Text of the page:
sides. yes, morsi was inept. yes, he was not inclusive. he had a lot of authoritarian tendencies. but to turn to the army which is what happened in egypt andthy administration stood by and let happen what the army takes it can give away. so it can depose the next government if there is popular uprising after this. and that is likely going to happen. this is a country with a dysfunctional economy. all sorts of problems. corruption. and doesn't have a history of civil liberties and which by the way the army reflects that behavior as well. >> john: every saturday we he have a call with the panel as we talk about the topics and dennis cu kucinich you had an interesting theory about what may have happened here based on the building right behind me on capitol hill. >> through 16 years in congress the only military which consistently visited my office and i would say i wasn't of a
special privilege or all over capitol hill the egyptian military. why do they do that? because the egyptian military gets more than 70% of the u.s -- of this budget comes from the u.s. taxpayers. we have an enormous influence on what the egyptian military does and to pretend that the white house staying aloof from this doesn't pass the straight face test frankly. there was a military coup. the military is getting backed financially by the u.s. and unless as senator john mccain said that we pull that aid we will have been instrumental in helping not jus just this coupt as nina implies perhaps the next one. we cannot tell islamists that we want them to pursue democratic traditions if in fact a democratically elected government who happens to believe in islam is suddenly dislodged in a coup by a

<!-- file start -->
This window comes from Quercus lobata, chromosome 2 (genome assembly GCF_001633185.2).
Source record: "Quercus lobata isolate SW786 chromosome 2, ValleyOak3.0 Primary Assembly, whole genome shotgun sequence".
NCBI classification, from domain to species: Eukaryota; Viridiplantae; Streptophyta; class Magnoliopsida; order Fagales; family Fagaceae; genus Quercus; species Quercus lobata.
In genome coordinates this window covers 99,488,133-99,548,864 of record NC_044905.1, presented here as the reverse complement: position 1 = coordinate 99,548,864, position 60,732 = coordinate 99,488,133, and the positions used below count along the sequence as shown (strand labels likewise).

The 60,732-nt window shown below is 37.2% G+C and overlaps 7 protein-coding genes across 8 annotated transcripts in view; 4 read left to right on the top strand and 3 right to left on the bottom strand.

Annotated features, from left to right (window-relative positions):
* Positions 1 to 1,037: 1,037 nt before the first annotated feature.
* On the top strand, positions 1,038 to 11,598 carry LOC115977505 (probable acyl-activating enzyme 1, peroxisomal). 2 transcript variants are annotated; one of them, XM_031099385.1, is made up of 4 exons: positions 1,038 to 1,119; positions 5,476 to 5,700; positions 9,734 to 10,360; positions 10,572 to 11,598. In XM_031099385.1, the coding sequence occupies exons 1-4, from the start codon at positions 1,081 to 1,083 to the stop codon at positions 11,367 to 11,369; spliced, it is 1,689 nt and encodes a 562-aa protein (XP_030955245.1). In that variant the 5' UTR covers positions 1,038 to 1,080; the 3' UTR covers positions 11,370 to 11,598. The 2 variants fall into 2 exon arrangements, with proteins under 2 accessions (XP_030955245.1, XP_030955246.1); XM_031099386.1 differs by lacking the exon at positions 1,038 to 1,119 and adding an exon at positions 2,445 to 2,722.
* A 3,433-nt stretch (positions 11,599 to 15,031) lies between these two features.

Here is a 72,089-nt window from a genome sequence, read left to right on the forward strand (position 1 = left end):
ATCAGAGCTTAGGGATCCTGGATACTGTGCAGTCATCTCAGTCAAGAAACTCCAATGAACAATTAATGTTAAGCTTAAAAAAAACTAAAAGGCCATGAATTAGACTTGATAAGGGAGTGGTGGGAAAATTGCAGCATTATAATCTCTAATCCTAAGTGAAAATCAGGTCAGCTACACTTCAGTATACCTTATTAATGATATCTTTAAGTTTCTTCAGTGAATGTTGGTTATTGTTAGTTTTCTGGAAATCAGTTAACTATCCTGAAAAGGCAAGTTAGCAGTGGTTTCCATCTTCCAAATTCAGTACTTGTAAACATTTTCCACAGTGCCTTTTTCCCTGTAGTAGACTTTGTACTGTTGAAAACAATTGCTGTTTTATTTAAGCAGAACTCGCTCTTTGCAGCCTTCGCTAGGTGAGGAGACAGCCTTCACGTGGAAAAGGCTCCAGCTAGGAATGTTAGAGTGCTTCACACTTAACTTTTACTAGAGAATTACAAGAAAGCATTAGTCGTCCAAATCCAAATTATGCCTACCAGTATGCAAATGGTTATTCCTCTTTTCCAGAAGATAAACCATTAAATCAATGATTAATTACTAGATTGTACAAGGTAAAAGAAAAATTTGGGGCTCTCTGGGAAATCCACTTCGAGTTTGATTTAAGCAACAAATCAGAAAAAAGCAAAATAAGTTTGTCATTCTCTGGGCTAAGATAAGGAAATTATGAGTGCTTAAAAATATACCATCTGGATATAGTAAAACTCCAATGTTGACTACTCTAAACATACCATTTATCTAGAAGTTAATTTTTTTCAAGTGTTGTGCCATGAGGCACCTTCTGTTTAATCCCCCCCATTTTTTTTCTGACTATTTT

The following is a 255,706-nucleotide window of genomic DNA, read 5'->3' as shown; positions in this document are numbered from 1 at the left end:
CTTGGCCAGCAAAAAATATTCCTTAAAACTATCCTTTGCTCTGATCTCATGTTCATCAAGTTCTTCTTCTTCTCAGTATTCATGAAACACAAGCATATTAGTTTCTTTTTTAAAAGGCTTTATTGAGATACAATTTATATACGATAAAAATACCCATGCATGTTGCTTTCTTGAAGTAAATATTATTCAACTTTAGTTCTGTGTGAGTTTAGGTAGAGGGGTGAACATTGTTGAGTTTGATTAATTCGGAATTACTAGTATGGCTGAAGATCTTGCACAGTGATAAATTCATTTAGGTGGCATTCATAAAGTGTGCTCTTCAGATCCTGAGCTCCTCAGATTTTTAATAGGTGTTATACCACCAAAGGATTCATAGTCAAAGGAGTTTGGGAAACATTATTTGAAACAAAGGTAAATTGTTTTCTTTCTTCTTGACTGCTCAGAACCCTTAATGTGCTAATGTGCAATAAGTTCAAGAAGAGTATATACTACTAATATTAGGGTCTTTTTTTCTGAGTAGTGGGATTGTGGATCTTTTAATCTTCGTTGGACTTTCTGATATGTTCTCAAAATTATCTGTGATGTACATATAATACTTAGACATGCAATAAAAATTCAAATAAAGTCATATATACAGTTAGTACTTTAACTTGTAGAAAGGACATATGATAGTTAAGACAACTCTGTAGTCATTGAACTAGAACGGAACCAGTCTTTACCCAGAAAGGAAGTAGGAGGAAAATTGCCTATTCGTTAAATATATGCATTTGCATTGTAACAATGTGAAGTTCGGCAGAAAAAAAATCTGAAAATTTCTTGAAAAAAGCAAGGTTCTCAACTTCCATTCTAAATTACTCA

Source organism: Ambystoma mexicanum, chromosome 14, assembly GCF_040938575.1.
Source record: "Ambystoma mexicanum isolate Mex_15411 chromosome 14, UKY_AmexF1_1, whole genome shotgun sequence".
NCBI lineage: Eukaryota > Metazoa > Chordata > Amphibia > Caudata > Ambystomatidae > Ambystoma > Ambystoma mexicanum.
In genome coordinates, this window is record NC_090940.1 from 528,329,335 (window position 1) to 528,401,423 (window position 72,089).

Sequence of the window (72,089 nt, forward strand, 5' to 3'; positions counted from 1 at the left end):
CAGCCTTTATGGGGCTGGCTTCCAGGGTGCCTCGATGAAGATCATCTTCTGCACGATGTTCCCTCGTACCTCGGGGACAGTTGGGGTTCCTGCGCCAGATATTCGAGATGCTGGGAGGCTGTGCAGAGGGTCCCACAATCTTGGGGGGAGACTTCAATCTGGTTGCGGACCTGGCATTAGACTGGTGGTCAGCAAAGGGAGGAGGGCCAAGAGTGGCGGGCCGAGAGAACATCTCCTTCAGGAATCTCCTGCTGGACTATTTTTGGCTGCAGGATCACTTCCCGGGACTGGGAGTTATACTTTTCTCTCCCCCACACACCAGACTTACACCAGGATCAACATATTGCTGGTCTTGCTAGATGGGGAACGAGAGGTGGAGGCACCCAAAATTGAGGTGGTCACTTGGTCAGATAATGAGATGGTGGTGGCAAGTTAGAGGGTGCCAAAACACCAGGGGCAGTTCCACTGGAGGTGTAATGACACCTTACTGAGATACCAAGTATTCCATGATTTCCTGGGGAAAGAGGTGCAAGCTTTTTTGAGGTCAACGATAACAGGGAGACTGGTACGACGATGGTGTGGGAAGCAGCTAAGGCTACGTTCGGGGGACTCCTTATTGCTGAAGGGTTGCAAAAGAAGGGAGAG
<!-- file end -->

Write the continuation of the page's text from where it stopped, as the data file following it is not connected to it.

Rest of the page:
military which is backed by the united states. >> should we pull aid from the egypt military? >> obviously we want to exercise the lev than we have there. the reason we give the egyptians so much military aid is in fact because it is in our national interests. it is in our national interests in terms of looking at that region and looking at israel and trying to hold off what is taking place in syria. what is taking place in iraq. absolutely it is the case that egypt is an important ally to the united states. is why we need it to be stable. let's not have any delusions here. while brit may think that elbaradei is no friend to thade, the islamists in egypt see him as a secularist, a guy who spent most of his time in the west in new york and london and fear him. that is why yesterday they said they would pull out of any coalition if elbaradei was part of it. so from our perspective the u.s. perspective elbaradei is better than having some of these islamists take power again. i think the problem for the